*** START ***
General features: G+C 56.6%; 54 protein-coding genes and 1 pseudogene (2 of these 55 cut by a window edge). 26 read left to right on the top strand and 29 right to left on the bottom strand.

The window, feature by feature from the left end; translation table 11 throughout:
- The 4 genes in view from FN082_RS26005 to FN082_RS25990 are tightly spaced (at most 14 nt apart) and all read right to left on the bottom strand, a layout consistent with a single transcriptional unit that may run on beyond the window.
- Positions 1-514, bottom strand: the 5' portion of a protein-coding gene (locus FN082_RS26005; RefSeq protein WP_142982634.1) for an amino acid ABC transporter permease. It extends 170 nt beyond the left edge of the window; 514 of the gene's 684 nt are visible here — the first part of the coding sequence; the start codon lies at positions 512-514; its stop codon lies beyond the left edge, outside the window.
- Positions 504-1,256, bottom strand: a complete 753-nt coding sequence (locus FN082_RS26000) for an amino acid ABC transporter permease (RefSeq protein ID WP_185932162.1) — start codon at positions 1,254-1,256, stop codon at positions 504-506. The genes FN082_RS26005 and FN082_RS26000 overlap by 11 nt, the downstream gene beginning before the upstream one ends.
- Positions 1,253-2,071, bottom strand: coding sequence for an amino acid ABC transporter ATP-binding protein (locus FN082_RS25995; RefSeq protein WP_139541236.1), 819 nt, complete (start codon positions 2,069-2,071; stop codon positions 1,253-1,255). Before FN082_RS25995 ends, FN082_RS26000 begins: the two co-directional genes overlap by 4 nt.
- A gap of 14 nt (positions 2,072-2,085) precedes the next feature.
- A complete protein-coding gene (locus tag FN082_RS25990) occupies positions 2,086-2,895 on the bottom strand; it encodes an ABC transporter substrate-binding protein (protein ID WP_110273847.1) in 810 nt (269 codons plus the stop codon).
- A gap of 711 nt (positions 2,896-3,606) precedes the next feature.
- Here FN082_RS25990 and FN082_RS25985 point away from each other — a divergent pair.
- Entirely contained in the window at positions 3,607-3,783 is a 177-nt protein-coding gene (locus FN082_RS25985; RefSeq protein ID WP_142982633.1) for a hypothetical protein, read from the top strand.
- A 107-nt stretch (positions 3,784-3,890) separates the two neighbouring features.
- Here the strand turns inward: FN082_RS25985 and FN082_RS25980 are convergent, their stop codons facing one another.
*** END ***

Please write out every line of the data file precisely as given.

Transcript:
General features: G+C 56.6%; 54 protein-coding genes and 1 pseudogene (2 of these 55 cut by a window edge). 26 read left to right on the top strand and 29 right to left on the bottom strand.

The window, feature by feature from the left end; translation table 11 throughout:
- The 4 genes in view from FN082_RS26005 to FN082_RS25990 are tightly spaced (at most 14 nt apart) and all read right to left on the bottom strand, a layout consistent with a single transcriptional unit that may run on beyond the window.
- Positions 1-514, bottom strand: the 5' portion of a protein-coding gene (locus FN082_RS26005; RefSeq protein WP_142982634.1) for an amino acid ABC transporter permease. It extends 170 nt beyond the left edge of the window; 514 of the gene's 684 nt are visible here — the first part of the coding sequence; the start codon lies at positions 512-514; its stop codon lies beyond the left edge, outside the window.
- Positions 504-1,256, bottom strand: a complete 753-nt coding sequence (locus FN082_RS26000) for an amino acid ABC transporter permease (RefSeq protein ID WP_185932162.1) — start codon at positions 1,254-1,256, stop codon at positions 504-506. The genes FN082_RS26005 and FN082_RS26000 overlap by 11 nt, the downstream gene beginning before the upstream one ends.
- Positions 1,253-2,071, bottom strand: coding sequence for an amino acid ABC transporter ATP-binding protein (locus FN082_RS25995; RefSeq protein WP_139541236.1), 819 nt, complete (start codon positions 2,069-2,071; stop codon positions 1,253-1,255). Before FN082_RS25995 ends, FN082_RS26000 begins: the two co-directional genes overlap by 4 nt.
- A gap of 14 nt (positions 2,072-2,085) precedes the next feature.
- A complete protein-coding gene (locus tag FN082_RS25990) occupies positions 2,086-2,895 on the bottom strand; it encodes an ABC transporter substrate-binding protein (protein ID WP_110273847.1) in 810 nt (269 codons plus the stop codon).
- A gap of 711 nt (positions 2,896-3,606) precedes the next feature.
- Here FN082_RS25990 and FN082_RS25985 point away from each other — a divergent pair.
- Entirely contained in the window at positions 3,607-3,783 is a 177-nt protein-coding gene (locus FN082_RS25985; RefSeq protein ID WP_142982633.1) for a hypothetical protein, read from the top strand.
- A 107-nt stretch (positions 3,784-3,890) separates the two neighbouring features.
- Here the strand turns inward: FN082_RS25985 and FN082_RS25980 are convergent, their stop codons facing one another.